Wednesday's Iranian missile attack on US military forces at the Ayn Al-Asad Air Base and a facility in Erbil in Iraq came in response to an American drone strike that killed a top Iranian general earlier this month.
US President Donald Trump in an interview with Fox News said that top Iranian commander Qasem Soleimani was plotting attacks on four American embassies in the Middle East region before being assassinated by US forces.
The additional economic pressure comes amid brewing tensions between Iran and the United States. Iran targeted the US Ayn Al-Asad Air Base, as well as a US-led coalition headquarters, in response to the assassination of Iranian top commander Qasem Soleimani, who was killed in a US airstrike.
Following the assassination of Iranian General Qassem Soleimani in a US drone strike last week and the ensuing Iranian retaliation, the Iraqi Parliament decided that foreign troops are no longer welcome in the country.
Following Donald Trump's address to the nation, international observers weighed up Iran's retaliation strike and the US' apparent decision to de-escalate, while at the same time offering to adopt a "wait-and-see" approach to the simmering Middle Eastern crisis.
Did the White House have any information about the time that Iran would launch a missile attack on US military facilities in Erbil and the Ayn al-Asad Air Base in Iraq, where US troops are housed, in response to the assassination by Washington of Iran's elite Quds Force commander Qasem Soleimani?
The day before, US President Donald Trump averted fears of World War 3 following Iran's missile attack on US targets in Iraq, pledging to introduce another round of anti-Iranian sanctions instead.
US-Iran relations recently hit a new low following the killing of top Iranian military commander Qasem Soleimani by the US and Tehran's subsequent missile strike targeting American forces stationed at military bases in Iraq.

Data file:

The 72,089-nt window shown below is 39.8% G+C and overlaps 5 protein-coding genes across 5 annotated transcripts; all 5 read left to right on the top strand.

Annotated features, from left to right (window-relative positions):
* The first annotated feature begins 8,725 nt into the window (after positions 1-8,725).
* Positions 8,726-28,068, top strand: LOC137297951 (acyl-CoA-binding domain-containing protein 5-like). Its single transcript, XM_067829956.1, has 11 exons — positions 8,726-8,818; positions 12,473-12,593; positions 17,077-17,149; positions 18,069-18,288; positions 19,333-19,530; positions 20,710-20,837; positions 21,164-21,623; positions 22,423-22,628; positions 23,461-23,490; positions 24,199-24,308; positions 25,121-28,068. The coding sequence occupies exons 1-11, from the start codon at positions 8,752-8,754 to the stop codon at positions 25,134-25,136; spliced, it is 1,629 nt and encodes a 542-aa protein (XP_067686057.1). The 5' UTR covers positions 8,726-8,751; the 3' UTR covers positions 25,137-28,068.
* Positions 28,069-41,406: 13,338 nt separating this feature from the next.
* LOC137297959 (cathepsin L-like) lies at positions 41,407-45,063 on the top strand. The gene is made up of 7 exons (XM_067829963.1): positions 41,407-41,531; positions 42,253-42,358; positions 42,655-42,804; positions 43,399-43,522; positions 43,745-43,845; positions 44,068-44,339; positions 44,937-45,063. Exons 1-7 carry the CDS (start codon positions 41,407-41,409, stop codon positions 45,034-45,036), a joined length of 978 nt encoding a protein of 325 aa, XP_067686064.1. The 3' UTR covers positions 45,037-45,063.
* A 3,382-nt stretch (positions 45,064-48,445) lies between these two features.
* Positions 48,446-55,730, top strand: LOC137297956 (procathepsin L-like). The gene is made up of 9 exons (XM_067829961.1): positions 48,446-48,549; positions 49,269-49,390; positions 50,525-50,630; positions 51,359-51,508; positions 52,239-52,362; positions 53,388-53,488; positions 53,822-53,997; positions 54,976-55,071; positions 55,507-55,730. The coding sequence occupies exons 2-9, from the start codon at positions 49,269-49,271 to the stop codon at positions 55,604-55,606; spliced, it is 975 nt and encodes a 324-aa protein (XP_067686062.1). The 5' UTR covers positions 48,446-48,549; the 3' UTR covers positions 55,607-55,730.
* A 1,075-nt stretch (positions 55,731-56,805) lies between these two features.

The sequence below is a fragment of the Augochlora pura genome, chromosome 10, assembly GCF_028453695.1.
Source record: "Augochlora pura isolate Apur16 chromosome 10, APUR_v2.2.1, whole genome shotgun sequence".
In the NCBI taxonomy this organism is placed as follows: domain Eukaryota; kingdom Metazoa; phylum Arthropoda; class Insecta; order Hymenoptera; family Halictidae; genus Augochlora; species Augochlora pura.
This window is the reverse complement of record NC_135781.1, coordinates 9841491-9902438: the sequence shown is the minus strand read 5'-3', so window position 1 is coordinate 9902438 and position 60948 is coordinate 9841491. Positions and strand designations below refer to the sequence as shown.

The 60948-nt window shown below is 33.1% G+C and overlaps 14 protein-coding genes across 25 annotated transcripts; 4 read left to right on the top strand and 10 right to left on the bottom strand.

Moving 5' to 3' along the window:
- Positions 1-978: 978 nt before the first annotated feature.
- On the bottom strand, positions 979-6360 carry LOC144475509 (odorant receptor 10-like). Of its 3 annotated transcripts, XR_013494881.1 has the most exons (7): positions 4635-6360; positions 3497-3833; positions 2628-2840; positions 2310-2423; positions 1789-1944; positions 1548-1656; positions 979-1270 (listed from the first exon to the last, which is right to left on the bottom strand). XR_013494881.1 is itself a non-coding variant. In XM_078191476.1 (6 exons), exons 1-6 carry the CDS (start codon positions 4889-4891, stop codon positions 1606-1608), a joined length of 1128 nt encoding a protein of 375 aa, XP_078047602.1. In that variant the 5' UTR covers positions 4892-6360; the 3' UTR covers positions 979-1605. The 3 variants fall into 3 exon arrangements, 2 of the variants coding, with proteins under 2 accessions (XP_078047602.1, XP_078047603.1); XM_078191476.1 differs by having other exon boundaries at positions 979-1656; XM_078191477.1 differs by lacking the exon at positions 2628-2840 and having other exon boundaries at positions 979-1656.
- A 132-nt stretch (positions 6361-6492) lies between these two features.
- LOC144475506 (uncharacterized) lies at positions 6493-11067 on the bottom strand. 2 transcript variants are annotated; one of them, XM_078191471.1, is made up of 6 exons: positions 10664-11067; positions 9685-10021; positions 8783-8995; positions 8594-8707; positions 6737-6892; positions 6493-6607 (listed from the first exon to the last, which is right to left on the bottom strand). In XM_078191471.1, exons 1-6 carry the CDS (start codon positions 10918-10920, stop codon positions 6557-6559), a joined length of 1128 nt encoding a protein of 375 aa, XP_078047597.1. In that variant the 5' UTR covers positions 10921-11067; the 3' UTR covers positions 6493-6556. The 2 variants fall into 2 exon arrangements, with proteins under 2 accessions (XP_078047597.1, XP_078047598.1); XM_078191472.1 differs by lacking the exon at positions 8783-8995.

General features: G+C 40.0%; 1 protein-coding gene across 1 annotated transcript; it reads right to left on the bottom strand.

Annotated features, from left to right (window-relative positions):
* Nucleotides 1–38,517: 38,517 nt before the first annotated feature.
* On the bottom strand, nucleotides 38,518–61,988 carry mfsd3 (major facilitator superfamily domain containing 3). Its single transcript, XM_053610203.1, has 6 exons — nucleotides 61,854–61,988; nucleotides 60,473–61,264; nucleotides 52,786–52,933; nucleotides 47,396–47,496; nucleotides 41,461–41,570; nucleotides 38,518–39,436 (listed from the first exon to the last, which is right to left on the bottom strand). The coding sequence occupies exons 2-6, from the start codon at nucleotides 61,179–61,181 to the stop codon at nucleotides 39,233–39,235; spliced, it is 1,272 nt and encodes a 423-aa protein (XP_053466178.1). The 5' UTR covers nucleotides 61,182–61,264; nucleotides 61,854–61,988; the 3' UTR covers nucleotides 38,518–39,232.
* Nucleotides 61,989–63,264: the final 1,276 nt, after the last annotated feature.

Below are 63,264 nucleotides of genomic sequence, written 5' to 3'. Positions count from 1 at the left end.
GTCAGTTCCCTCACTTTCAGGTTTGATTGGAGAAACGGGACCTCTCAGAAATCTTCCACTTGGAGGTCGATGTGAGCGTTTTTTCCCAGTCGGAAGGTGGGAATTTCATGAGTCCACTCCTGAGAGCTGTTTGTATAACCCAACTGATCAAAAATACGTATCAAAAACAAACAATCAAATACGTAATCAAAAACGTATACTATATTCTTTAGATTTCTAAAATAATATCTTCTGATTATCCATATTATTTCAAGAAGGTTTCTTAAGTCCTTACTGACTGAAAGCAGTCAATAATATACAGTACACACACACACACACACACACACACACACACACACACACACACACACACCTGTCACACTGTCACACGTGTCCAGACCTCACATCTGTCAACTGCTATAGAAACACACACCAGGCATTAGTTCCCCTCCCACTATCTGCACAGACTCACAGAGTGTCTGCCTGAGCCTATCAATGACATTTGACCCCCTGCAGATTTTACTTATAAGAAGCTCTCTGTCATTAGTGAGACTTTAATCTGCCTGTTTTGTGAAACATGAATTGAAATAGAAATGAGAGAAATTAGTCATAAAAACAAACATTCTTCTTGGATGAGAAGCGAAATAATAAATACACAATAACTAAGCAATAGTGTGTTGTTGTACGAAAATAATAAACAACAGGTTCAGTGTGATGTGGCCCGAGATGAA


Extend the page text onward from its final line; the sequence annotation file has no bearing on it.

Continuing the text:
Iran launched a missile strike on US positions in Iraq in retaliation for the assassination of its IRGC General Qasem Soleimani. According to US statements, this attack didn't result in any casualties and only caused minor damage to American bases.
Tehran launched a missile strike on military facilities in Erbil and the Ayn al-Asad Air Base in Iraq where US forces are housed in the early hour of 8 January in response to Washington's assassination of elite Iranian Quds Force Commander Qasem Soleimani. Iran's Supreme Leader Khamenei has called the attack a “slap” in America’s face.
On Wednesday, President Donald Trump downgraded World War 3 fears via a televised address to the nation following Iranian ballistic missile attacks on US forces stationed at military bases in Iraq.
Qasem Soleimani's death became the trigger for the further escalation of tensions between Washington and Tehran, say international observers. According to them, although neither side wants to go to war, the risk of miscalculation and falling into the trap of an all-out armed conflict is high.